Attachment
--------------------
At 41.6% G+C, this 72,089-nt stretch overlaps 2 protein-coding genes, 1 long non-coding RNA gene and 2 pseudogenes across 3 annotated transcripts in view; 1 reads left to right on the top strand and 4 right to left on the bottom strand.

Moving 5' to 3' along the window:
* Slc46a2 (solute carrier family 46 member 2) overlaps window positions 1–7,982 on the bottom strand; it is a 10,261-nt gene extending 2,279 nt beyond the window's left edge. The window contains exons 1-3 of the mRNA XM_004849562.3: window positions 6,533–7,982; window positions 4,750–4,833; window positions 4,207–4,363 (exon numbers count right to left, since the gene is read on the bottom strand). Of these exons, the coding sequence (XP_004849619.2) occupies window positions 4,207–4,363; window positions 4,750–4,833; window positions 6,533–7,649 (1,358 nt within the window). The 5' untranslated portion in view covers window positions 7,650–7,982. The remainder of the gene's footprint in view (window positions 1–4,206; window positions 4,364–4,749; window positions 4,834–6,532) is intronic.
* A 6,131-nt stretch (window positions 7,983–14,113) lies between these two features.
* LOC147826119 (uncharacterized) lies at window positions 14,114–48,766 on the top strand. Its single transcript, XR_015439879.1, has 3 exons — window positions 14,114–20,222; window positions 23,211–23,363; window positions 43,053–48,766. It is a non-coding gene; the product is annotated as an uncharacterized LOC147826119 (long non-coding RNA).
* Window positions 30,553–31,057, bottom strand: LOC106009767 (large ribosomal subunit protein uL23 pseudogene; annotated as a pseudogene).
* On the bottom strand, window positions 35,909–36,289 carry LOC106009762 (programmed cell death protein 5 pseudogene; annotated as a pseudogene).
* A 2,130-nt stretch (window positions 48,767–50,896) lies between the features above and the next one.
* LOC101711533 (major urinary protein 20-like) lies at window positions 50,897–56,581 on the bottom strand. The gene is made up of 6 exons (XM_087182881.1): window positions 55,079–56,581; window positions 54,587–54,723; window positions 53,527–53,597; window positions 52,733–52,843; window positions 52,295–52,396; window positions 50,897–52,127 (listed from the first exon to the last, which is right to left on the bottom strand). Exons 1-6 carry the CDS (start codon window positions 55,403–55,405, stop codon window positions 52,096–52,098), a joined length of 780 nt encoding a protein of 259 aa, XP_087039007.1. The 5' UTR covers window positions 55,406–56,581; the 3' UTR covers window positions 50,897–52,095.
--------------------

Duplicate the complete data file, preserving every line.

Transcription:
At 41.6% G+C, this 72,089-nt stretch overlaps 2 protein-coding genes, 1 long non-coding RNA gene and 2 pseudogenes across 3 annotated transcripts in view; 1 reads left to right on the top strand and 4 right to left on the bottom strand.

Moving 5' to 3' along the window:
* Slc46a2 (solute carrier family 46 member 2) overlaps window positions 1–7,982 on the bottom strand; it is a 10,261-nt gene extending 2,279 nt beyond the window's left edge. The window contains exons 1-3 of the mRNA XM_004849562.3: window positions 6,533–7,982; window positions 4,750–4,833; window positions 4,207–4,363 (exon numbers count right to left, since the gene is read on the bottom strand). Of these exons, the coding sequence (XP_004849619.2) occupies window positions 4,207–4,363; window positions 4,750–4,833; window positions 6,533–7,649 (1,358 nt within the window). The 5' untranslated portion in view covers window positions 7,650–7,982. The remainder of the gene's footprint in view (window positions 1–4,206; window positions 4,364–4,749; window positions 4,834–6,532) is intronic.
* A 6,131-nt stretch (window positions 7,983–14,113) lies between these two features.
* LOC147826119 (uncharacterized) lies at window positions 14,114–48,766 on the top strand. Its single transcript, XR_015439879.1, has 3 exons — window positions 14,114–20,222; window positions 23,211–23,363; window positions 43,053–48,766. It is a non-coding gene; the product is annotated as an uncharacterized LOC147826119 (long non-coding RNA).
* Window positions 30,553–31,057, bottom strand: LOC106009767 (large ribosomal subunit protein uL23 pseudogene; annotated as a pseudogene).
* On the bottom strand, window positions 35,909–36,289 carry LOC106009762 (programmed cell death protein 5 pseudogene; annotated as a pseudogene).
* A 2,130-nt stretch (window positions 48,767–50,896) lies between the features above and the next one.
* LOC101711533 (major urinary protein 20-like) lies at window positions 50,897–56,581 on the bottom strand. The gene is made up of 6 exons (XM_087182881.1): window positions 55,079–56,581; window positions 54,587–54,723; window positions 53,527–53,597; window positions 52,733–52,843; window positions 52,295–52,396; window positions 50,897–52,127 (listed from the first exon to the last, which is right to left on the bottom strand). Exons 1-6 carry the CDS (start codon window positions 55,403–55,405, stop codon window positions 52,096–52,098), a joined length of 780 nt encoding a protein of 259 aa, XP_087039007.1. The 5' UTR covers window positions 55,406–56,581; the 3' UTR covers window positions 50,897–52,095.